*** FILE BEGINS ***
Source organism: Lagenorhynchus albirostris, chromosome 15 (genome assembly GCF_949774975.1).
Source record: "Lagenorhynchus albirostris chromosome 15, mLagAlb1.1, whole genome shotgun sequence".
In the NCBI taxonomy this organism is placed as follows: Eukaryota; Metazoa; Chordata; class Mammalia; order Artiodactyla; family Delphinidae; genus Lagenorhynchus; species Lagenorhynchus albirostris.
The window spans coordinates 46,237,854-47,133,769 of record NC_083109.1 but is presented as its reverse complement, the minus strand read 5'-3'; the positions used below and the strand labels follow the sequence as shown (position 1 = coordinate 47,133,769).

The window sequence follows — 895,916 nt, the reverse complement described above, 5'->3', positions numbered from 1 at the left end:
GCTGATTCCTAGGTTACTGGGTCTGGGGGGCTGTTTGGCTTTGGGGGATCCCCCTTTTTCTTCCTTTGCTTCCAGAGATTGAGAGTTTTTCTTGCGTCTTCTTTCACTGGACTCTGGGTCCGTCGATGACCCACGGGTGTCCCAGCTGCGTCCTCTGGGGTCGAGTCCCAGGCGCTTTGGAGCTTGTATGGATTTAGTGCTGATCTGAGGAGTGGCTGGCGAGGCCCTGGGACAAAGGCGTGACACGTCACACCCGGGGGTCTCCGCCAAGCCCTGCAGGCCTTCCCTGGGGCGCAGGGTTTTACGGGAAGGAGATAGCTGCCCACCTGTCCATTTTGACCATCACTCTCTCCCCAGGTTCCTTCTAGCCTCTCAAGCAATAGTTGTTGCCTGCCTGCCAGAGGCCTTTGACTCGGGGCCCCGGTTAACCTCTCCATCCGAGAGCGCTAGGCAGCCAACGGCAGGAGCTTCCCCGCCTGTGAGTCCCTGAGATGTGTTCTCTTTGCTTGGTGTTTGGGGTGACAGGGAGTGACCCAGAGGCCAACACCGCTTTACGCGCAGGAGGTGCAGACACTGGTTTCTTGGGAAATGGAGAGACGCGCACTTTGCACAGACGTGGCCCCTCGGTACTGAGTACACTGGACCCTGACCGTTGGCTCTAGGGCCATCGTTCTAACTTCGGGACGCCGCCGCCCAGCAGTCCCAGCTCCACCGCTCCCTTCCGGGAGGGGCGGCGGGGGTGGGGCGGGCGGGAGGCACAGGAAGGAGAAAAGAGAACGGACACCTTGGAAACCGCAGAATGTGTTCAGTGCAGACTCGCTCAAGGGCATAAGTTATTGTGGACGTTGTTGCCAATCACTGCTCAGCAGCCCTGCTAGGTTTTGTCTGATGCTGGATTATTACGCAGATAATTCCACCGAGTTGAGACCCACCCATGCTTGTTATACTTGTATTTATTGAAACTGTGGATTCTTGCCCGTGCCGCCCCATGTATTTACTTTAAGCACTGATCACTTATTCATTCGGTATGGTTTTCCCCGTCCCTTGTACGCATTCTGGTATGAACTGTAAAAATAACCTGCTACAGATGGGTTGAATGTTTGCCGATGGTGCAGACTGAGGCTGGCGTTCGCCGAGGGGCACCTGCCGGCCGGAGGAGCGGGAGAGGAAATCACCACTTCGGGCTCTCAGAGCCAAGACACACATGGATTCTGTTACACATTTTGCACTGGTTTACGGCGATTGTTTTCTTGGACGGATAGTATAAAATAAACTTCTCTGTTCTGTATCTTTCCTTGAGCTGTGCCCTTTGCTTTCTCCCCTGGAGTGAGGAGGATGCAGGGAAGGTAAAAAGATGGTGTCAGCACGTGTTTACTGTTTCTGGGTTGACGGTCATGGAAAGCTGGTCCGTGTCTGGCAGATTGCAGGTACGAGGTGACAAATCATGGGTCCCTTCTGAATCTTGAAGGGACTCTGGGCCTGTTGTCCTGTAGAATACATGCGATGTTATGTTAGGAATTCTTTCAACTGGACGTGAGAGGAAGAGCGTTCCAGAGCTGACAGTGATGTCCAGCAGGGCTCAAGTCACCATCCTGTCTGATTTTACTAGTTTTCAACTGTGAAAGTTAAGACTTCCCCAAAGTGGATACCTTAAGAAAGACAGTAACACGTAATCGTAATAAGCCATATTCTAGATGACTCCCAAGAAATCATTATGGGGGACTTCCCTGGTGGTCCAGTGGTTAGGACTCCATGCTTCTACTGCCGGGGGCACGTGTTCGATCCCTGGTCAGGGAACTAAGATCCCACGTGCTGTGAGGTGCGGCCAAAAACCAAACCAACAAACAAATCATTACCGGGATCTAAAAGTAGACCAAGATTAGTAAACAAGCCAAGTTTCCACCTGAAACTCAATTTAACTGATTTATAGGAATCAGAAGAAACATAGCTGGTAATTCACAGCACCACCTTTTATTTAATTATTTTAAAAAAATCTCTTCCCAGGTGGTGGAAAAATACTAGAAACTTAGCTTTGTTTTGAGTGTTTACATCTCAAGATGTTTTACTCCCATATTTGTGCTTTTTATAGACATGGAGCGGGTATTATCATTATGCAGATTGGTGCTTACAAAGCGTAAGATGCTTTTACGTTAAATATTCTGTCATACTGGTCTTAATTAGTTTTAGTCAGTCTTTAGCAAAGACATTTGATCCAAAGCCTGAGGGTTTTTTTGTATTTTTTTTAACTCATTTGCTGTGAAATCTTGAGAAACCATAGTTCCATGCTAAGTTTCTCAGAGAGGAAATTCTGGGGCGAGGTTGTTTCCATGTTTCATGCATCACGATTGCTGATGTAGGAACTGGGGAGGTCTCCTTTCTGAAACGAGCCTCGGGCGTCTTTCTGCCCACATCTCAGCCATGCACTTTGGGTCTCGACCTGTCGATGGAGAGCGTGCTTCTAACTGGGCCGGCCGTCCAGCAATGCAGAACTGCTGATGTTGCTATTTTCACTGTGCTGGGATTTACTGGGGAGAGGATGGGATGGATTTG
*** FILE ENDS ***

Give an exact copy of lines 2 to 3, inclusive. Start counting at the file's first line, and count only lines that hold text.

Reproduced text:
Source record: "Lagenorhynchus albirostris chromosome 15, mLagAlb1.1, whole genome shotgun sequence".
In the NCBI taxonomy this organism is placed as follows: Eukaryota; Metazoa; Chordata; class Mammalia; order Artiodactyla; family Delphinidae; genus Lagenorhynchus; species Lagenorhynchus albirostris.